I have fallen in love with cooking greens. The beef and the sweet potatoes? Those are kind of easy to be successful with. But greens… There is a window between fibrous and grey mush that you have to hit just right to make them sing. In a nutshell, greens cook really quick, so get everybody else pretty close to done, then fire up the greens pot. ‘Tis the season for beautiful greens at your farmers market, or in your backyard if you are (1) lucky enough to have one and (2) wise enough to sprinkle some seeds in the early summer.
I want to talk for a moment about carrot greens, the unsung hero of the garden. I didn’t think you could eat carrot greens. I’m not sure why. Its just that nobody does and so I assumed I couldn’t. A life lesson. Just because no one does, don’t assume you shouldn’t. Like leave a perfectly lucrative desk job to become a chef. That’s just crazy talk!
We consulted Harold McGee and while you don’t want to make a whole pot of just carrot greens, they add a nice spiciness to this recipe, or quiche or raw in salad. Just be judicious with how much you use… they might be poisonous in trace amounts. But we lived to tell the tale! Click here for the corresponding article.
Roasted Filet of Beef
(You could use any roasted cut of anything you like)
Some grapeseed oil (or vegetable or canola)
1 filet of beef, tied (ask your butcher to do this for you)
generous amounts of kosher salt and pepper
a few cloves of garlic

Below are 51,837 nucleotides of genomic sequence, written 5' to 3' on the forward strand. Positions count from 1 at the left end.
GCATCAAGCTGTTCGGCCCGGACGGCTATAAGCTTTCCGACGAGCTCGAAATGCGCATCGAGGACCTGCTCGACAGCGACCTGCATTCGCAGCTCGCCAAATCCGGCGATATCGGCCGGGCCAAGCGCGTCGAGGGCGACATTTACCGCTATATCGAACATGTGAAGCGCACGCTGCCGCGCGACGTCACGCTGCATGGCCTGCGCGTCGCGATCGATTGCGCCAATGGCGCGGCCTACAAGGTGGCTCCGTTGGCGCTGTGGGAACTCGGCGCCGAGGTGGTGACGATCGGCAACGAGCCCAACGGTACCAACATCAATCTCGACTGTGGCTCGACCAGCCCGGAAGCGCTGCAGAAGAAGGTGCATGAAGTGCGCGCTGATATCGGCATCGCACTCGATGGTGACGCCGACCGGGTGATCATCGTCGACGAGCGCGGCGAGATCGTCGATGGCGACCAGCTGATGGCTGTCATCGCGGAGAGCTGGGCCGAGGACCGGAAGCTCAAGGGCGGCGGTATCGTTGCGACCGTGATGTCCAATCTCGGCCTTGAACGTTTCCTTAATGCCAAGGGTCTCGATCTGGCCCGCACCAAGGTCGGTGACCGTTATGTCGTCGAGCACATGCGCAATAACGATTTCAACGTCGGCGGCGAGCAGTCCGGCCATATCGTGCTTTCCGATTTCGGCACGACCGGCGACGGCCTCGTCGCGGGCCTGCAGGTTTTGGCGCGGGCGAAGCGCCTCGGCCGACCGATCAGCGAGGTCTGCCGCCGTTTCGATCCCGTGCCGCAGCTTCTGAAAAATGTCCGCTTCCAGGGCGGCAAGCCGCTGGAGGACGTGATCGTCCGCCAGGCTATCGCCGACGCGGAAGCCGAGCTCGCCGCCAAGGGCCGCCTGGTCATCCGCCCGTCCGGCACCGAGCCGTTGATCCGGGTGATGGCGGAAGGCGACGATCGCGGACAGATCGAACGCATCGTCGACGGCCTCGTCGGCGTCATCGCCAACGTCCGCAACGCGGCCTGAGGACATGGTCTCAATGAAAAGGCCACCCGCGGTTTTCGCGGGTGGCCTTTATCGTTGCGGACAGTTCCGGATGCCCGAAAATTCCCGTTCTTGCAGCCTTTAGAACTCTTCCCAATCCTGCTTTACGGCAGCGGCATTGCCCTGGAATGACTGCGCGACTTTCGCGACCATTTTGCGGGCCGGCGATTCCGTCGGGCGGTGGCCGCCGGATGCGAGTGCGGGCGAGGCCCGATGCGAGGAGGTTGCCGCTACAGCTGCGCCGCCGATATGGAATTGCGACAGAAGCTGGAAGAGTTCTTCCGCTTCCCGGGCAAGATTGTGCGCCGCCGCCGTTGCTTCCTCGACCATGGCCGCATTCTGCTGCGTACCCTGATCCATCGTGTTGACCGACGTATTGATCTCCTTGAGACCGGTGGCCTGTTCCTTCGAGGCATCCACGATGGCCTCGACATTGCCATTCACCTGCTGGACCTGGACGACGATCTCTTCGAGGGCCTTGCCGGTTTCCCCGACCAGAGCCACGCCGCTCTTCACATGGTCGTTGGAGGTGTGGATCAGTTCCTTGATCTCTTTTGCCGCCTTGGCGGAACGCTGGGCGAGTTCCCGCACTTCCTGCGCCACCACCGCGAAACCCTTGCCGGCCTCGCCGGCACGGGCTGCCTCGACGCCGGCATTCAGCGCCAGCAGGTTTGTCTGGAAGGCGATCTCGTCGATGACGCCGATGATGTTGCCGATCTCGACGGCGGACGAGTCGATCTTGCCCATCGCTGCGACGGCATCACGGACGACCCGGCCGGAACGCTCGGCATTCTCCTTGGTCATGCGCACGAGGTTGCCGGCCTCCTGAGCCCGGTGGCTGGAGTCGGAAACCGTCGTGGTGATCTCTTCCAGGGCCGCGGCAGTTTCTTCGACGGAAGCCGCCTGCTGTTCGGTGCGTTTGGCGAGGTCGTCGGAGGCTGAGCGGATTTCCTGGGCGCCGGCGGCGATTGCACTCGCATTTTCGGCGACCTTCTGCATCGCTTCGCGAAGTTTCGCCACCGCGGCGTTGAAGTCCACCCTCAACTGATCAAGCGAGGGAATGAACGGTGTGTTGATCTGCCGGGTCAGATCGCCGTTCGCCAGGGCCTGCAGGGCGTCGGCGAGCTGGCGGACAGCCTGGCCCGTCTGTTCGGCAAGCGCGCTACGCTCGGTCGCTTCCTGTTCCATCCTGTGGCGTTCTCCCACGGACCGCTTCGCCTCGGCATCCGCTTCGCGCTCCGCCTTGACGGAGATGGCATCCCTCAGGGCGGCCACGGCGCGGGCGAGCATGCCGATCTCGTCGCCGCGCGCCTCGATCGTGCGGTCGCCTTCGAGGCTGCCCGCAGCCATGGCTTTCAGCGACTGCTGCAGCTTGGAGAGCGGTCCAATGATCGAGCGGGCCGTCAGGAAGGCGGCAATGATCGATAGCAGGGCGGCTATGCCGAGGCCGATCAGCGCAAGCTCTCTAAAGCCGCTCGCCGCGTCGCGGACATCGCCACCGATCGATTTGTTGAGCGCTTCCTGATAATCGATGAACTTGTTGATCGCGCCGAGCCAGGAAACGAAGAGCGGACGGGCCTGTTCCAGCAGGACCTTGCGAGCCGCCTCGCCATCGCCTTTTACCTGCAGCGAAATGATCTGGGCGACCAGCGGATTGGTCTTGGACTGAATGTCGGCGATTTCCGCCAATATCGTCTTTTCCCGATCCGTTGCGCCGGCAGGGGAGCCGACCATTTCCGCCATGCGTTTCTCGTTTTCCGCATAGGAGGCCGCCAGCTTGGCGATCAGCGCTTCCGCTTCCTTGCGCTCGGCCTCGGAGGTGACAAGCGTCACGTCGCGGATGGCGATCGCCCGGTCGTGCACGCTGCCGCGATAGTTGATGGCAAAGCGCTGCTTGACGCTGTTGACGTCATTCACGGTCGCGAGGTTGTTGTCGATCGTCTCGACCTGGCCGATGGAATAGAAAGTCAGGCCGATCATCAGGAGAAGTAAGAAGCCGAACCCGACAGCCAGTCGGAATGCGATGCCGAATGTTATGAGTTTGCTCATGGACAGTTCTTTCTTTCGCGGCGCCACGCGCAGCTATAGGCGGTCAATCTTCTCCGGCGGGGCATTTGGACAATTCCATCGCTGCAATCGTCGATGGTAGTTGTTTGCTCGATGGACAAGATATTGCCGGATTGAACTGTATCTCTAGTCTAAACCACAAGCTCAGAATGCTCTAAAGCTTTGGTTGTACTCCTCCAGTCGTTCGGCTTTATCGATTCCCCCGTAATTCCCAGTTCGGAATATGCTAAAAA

a quartered shallot
Heat oven to 350º.
On the stovetop, heat an oven-proof pan (I used a cast iron skillet) with enough grapeseed oil to coat the bottom to sizzling hot. Sprinkle your beef liberally with salt and pepper. Add to the hot pan and sear on the outside all the way around. Toss in the the garlic cloves and shallot and put in the oven. Roast until the internal temperature of the beef reaches 140º.
Sweet Potato Cubes
Cube one sweet potato for each person eating dinner. Small cubes, 1/2″ is good. Toss with some oil, salt and pepper. Spread in a single layer on a cookie sheet lined with parchment. Put in oven with the meat.
THEN MAKE THE GREENS:
Braised Greens with Apples and Bacon
3 slices of bacon, cut into 1/4″ pieces
1 cup chopped onion
1 cup peeled, diced apple
1 large bunch of greens cleaned, stems removed if tough and chopped (Use kale, collards, beet, chard or a mix to make about 8 cups)
1 cup apple cider
2 T Bragg’s Apple Cider Vinegar
Put the chopped bacon in a large heavy bottomed pot and heat over medium-low. Slowly cook the bacon to render out the fat. When the bacon is crisp, remove it to a paper towel and reserve. Add the onion to the pot and turn up the heat to medium. Cook the onion, stirring occasionally until translucent. Add the apples and stir to coat in the cooking fat. Add the green and toss, then add the cider and vinegar. Cover and cook until the greens are tender. The time will vary based on your greens. The best way to tell if they are done is to taste one. When the greens are tender, remove the cover and turn up the heat. Stir constantly until most of the liquid evaporates. Add back in the reserved bacon and stir to combine.
THEN MAKE THE GRAVY (Optional, but highly recommended)
When the meat is done, remove it to a plate and tent with aluminum foil. Pull the garlic and shallot bits out of the roasting pan. Add some red wine and reduce by half over high heat. Then add some stock, veg, beef, I used chicken, whatever. Let’s say 1 cup. Reduce again until it just starts to get a little syrupy. Toss in a few little bits of butter and shake the pan until the butter melts and the gravy takes on the consistency of… well, gravy. In french this is known as “monté au beurre.” Yes, there is a word for it.
Serve everybody all together and enjoy your harvest season meal.